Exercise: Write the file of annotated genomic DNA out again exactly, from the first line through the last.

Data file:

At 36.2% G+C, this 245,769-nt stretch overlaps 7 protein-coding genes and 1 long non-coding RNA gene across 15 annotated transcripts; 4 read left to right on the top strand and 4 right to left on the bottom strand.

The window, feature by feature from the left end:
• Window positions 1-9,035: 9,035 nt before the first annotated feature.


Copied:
At 36.2% G+C, this 245,769-nt stretch overlaps 7 protein-coding genes and 1 long non-coding RNA gene across 15 annotated transcripts; 4 read left to right on the top strand and 4 right to left on the bottom strand.

The window, feature by feature from the left end:
• Window positions 1-9,035: 9,035 nt before the first annotated feature.